Sunday, October 06, 2013

Designing Chicago's Library of the Future - Part One: Two Very Different Ideas for a Central Library, in Chicago and Seattle

click images for larger view
 In our digital age, where more and more knowledge is “in the cloud” and local governments veer towards bankruptcy, what does the future hold for the neighborhood library?
In Chicago Mayor Rahm Emanuel's first budget, nearly half of all the layoffs came from the staff of the Chicago Public Library.  Hours of operation at the systems 76 branches had previously been cut from 64 to 48 hours a week.  Rahm pruned it even further, down to 40, with Monday now a closed day.
By this summer, just two years later, many of those hours had been restored, and Emanuel was cutting the ribbon on the CPL's 80th branch library, inside the new Back of the Yards High School, heralding it as the future of the system even as, the following week, he was announcing a major new standalone library for Chinatown. Before we talk about the branches in part two of this series, we're going back downtown for a look at the central libraries that are at the center of the neighborhood networks.
As a word, library is inextricably tied to the idea of knowledge through the physical objects of its conveyance: librarium, Latin for "chest for books", derived from liber, for paper or parchment. Bochord, old English for a horde of books.  Librairie, old French for a collection of books.  And, of course,  adormirebiblioteca, old Italian for the place where students sleep.

So you'd think the death of the book would mean the end of libraries.  Except you'd be wrong, for at least a couple of reasons . . .
A.  The idea of what a library is is in accelerating re-definition.
B.   Like Mark Twain, the book may be destined to expire, but, for the moment at least, reports of its death are highly exaggerated.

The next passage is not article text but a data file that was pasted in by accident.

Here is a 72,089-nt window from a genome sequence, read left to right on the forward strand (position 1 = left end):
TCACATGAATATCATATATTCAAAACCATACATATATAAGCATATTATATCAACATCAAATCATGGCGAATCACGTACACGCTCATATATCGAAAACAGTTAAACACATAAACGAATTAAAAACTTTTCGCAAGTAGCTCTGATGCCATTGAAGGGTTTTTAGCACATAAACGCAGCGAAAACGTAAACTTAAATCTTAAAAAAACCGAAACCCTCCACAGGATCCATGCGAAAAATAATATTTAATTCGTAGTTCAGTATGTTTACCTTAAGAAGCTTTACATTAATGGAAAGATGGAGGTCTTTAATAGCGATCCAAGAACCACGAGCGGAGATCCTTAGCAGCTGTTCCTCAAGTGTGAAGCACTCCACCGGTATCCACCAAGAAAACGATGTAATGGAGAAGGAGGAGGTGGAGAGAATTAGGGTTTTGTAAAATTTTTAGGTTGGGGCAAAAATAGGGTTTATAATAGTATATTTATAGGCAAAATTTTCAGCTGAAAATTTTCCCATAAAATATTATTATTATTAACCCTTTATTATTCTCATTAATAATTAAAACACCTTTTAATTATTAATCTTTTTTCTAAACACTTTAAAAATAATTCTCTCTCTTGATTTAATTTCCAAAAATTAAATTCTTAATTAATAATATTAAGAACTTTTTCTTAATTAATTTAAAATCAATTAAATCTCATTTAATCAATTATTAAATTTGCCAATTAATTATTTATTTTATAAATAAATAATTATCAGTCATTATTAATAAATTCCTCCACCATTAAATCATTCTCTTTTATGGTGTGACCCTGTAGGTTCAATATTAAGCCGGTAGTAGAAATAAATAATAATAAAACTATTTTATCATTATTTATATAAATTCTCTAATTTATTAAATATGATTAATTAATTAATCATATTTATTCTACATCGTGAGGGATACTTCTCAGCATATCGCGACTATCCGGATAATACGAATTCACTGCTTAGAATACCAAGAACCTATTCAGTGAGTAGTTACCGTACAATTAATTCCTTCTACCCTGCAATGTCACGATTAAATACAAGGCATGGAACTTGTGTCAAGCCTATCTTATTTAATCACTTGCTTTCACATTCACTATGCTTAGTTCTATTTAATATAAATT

Library of Birmingham, England (photo courtesy Mecanoo)
Ambitious new central libraries continue to be built.  One opened in Madison, Wisconsin in 2010.  Ground broke for a new $120 million central library in Austin, by Lake Flato Architects, this past May, and just last month,  a massive new $294 million central library opened in Birmingham, England, designed by the Dutch architectural firm Mecanoo.
1897 Chicago Public Library, now the Chicago Cultural Center
Chicago came to its own terms of what a central library should be a long time ago, back in the 1980's.  The previous decade, the administration of Mayor Richard J. Daley had kicked the main library out of its long-time home in Shepley, Rutan and Coolidge's elegant 1897 people's palace on Michigan Avenue and left it to find makeshift quarters in an old Mandel Brothers warehouse behind the Equitable Building, about where the Gleacher Center can be found today.

After Mayor Jane Byrne considered housing a new central library in Holabird and Roche's terra-cotta clad former Goldblatt's Store on State Street (now DePaul Center), her successor, Harold Washington, committed to building an entirely new building at State and Van Buren, and held a competition for its design.
model, Murphy/Jahn entry to Chicago Central Library Competition
Against striking modernist entries from the likes of Arthur Erickson, Dirk Lohan and Helmut Jahn, the city decided to board the short-lived Post-Modernist express by picking the entry from Hammond, Beeby and Babka . . .
. . . traditionalist both in design and in being not especially curious about where, functionally, libraries might be headed in the future.  (Other than in creating a handsome Winter Garden so separated from the library, itself, that it seemed less a public amenity than a revenue strategy for wedding rentals.)
And so it was left, not to Chicago - the city that prides itself on cutting-edge architecture - but Seattle, to build the first major structure that actually tried to imagine the library of the future.